Beware the Gonzo is a kind of comic riff on Afterschool — like if John Hughes made films in the new-media era. Were you aware of or attracted to that correlation?
Absolutely. I was drawing little parallels between things like that. Gonzo’s in a prep school, and there is that attempted subversion of emotions or outspokenness in youth. There’s this new-media lockdown feeling. Afterschool is this cold, dark look at what really happens most of the time — that this subversion continues in this terrifying way and gets worse and worse. And then in Gonzo, I absolutely agree [has] that John Hughes — may we be honored and privileged enough to say — spirit of what-if, idealistic rebellion. But then again, Beware the Gonzo questions that, because this rebellion is a failed one.
It also borrows heavily from the mythology — if not the experience — of Hunter Thompson. Was his estate involved in the film?
Yes. They and the [Ralph] Steadman estate were incredibly helpful. Of course they had to be involved. What’s interesting about it is that it’s mostly unspoken. Someone with some knowledge of Hunter S,Thompson’s work or the way he lived or the Gonzo philosophy has an added layer, maybe, to what informs this kid’s psychology.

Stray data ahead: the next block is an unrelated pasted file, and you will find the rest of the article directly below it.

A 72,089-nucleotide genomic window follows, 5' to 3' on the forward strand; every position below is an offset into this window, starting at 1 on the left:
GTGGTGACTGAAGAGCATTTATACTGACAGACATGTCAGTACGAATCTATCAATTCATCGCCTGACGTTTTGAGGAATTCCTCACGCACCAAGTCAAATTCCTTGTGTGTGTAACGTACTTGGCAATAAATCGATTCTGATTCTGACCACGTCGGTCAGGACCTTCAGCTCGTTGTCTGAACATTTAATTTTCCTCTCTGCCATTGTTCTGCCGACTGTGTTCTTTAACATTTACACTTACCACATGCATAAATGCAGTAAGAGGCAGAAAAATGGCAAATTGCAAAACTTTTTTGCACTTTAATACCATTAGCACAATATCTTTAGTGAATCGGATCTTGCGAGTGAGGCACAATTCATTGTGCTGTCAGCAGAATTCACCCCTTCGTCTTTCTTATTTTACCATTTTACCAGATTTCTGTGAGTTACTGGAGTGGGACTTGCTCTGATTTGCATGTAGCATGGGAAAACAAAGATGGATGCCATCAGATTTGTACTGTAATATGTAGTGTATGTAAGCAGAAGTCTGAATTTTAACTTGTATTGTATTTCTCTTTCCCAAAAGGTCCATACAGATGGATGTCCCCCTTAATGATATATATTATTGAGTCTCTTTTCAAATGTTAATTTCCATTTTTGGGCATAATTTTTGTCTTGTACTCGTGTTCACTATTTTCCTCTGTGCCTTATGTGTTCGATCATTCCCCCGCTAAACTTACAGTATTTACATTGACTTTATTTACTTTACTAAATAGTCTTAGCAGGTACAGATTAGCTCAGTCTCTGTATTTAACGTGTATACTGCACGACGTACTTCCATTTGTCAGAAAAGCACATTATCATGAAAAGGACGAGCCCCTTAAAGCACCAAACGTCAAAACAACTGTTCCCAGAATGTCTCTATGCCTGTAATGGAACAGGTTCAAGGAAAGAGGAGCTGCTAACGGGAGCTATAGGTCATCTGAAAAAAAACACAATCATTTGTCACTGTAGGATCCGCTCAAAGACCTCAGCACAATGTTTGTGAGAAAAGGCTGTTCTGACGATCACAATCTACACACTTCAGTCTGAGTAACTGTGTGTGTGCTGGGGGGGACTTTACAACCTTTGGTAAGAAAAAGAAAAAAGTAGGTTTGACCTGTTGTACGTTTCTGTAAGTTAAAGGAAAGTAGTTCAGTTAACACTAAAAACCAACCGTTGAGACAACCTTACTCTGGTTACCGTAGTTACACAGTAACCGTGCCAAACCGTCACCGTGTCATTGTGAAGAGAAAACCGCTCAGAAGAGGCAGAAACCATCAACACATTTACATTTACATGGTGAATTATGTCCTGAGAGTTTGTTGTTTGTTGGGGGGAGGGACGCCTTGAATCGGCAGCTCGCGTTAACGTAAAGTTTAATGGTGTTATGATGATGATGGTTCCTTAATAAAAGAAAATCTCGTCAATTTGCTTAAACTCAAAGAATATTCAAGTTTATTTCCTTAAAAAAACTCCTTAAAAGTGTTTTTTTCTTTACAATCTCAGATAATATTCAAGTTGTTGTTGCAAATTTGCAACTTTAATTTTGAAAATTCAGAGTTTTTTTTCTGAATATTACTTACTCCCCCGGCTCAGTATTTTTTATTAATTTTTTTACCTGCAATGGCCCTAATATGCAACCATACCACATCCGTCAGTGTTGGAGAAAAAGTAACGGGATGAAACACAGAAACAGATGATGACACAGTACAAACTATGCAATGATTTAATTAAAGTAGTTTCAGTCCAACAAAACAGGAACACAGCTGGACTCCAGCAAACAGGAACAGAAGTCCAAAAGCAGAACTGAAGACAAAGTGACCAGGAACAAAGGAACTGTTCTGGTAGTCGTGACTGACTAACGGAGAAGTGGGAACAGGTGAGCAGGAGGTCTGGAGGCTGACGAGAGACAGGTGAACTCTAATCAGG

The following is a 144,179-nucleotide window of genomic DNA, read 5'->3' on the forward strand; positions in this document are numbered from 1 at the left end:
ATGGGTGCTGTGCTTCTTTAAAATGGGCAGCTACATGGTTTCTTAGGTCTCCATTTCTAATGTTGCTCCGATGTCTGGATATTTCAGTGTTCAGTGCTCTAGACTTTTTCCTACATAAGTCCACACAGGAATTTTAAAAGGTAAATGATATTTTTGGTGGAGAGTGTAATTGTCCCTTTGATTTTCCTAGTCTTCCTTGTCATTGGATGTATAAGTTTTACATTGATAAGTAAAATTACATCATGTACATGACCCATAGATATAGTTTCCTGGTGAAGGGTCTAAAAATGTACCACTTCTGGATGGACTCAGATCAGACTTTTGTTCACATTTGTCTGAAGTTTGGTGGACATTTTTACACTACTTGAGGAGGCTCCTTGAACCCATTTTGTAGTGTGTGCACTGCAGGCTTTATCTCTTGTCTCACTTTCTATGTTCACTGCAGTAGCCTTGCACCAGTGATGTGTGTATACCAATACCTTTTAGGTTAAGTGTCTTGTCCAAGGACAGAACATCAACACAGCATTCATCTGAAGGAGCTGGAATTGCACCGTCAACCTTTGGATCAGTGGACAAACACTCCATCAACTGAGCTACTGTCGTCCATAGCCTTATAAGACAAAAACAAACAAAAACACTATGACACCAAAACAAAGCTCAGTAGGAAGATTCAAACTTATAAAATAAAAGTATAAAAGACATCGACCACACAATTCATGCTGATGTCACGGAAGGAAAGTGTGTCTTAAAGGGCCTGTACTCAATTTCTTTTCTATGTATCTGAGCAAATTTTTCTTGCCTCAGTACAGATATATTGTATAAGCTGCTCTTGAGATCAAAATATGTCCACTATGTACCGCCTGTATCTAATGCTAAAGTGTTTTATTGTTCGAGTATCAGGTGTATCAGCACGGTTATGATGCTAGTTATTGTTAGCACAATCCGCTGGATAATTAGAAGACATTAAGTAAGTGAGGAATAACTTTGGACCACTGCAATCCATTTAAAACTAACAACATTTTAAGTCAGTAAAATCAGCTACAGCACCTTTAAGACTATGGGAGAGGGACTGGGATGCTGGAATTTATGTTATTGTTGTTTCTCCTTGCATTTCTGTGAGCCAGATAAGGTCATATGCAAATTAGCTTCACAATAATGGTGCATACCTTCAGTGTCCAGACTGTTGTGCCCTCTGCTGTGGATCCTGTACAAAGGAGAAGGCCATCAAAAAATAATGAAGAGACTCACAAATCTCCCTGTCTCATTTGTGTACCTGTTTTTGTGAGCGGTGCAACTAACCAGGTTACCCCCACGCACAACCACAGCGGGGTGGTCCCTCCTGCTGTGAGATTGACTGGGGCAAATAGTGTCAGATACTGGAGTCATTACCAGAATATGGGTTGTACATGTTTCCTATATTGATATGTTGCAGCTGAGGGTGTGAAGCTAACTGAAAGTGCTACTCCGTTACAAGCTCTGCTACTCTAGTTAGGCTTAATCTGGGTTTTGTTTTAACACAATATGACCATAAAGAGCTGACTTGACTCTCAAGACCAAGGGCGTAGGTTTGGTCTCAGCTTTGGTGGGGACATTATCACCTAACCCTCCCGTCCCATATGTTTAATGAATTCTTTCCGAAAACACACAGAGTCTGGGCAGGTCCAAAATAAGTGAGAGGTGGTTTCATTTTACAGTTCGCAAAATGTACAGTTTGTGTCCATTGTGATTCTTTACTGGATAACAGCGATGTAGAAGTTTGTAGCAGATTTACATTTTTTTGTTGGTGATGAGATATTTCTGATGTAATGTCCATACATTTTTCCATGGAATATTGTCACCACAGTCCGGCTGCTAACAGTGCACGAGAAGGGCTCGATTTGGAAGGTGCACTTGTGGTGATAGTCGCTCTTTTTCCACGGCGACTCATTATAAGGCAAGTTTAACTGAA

Working in the media, every day I hear, “Teenagers don’t read newspapers. They’re not interested in print.”
How true is that? I mean, Gonzo starts his own newspaper. His actions repudiate that whole theory.
I don’t know. The whole thing is that Gonzo is doing something rebellious. Even the people in his rebellion are saying, “Uh, dude — the Internet.” It’s scary to me, but what I think your co-workers are saying is a reality. At the same time, I do think it’s true to say that we’re not all dead yet out here. There are certainly people who are my direct contemporaries who read the printed word. There’s obviously something beautiful and romantic and essential about that, and my hope is that these people, as it seems to die, will come out of the woodwork and stop it from ever dying completely.